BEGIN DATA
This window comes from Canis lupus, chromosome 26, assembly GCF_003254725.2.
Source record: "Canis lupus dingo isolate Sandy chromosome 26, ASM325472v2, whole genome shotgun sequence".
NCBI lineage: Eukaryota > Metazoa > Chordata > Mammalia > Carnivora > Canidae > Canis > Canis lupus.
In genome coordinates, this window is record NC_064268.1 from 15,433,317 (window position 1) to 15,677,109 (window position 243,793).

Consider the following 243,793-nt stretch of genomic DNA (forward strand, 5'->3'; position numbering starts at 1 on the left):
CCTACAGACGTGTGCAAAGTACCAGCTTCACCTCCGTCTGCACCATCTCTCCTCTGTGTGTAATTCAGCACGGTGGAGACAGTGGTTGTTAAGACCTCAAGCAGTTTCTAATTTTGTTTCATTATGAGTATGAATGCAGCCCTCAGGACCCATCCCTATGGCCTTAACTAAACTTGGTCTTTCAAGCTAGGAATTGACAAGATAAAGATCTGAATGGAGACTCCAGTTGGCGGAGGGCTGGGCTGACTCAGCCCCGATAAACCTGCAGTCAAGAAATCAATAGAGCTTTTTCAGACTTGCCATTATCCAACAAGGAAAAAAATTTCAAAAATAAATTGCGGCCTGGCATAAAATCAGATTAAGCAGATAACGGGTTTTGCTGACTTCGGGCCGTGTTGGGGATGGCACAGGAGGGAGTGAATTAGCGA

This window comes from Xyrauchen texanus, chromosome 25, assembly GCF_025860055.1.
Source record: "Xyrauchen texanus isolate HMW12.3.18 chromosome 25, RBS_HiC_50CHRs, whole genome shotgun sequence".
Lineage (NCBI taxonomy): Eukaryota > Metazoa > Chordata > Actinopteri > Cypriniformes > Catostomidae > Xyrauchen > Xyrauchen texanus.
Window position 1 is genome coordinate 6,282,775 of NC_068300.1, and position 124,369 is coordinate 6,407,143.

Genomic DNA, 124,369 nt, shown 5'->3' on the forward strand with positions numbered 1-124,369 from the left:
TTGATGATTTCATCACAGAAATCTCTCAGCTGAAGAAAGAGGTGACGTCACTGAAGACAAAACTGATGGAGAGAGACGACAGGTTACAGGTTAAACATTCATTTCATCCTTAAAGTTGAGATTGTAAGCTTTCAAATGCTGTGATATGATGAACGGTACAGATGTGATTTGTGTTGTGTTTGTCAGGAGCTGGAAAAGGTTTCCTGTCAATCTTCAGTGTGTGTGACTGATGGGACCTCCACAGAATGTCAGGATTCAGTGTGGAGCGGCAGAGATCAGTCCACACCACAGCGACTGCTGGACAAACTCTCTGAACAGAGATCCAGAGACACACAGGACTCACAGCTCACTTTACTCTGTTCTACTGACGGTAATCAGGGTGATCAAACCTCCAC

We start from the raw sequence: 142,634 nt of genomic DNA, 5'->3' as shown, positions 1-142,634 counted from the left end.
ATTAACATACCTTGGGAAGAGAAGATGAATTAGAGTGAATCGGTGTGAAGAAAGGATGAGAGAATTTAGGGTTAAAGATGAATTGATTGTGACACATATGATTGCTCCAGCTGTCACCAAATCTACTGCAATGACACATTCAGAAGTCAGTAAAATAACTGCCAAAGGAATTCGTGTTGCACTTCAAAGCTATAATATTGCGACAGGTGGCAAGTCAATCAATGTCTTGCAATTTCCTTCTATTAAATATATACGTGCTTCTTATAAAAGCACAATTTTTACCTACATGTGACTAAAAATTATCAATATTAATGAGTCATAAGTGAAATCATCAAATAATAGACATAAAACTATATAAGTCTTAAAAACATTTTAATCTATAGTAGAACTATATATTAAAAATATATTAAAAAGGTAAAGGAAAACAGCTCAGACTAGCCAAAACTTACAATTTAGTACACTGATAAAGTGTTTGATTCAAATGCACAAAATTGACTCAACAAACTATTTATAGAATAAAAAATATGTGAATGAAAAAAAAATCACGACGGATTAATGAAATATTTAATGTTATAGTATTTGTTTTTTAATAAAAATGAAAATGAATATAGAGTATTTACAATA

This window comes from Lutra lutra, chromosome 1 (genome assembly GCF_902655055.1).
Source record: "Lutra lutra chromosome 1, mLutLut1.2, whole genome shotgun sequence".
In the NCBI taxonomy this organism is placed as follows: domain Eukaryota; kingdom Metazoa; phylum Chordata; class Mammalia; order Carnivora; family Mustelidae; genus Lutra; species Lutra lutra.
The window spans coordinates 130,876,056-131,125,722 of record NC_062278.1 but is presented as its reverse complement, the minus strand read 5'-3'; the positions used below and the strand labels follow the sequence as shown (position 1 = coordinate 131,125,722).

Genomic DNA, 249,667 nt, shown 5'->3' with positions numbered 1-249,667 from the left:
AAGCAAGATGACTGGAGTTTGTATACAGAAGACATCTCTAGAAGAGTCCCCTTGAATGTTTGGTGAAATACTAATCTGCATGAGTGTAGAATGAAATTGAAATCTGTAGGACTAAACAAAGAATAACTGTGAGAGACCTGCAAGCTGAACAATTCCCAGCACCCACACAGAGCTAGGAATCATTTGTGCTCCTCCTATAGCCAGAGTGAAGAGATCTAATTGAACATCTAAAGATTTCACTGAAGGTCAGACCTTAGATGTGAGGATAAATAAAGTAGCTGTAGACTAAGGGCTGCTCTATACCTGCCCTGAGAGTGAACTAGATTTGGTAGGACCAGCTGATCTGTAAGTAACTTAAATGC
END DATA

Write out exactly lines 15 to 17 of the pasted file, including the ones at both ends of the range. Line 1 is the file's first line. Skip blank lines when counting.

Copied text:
This window comes from Lutra lutra, chromosome 1 (genome assembly GCF_902655055.1).
Source record: "Lutra lutra chromosome 1, mLutLut1.2, whole genome shotgun sequence".
In the NCBI taxonomy this organism is placed as follows: domain Eukaryota; kingdom Metazoa; phylum Chordata; class Mammalia; order Carnivora; family Mustelidae; genus Lutra; species Lutra lutra.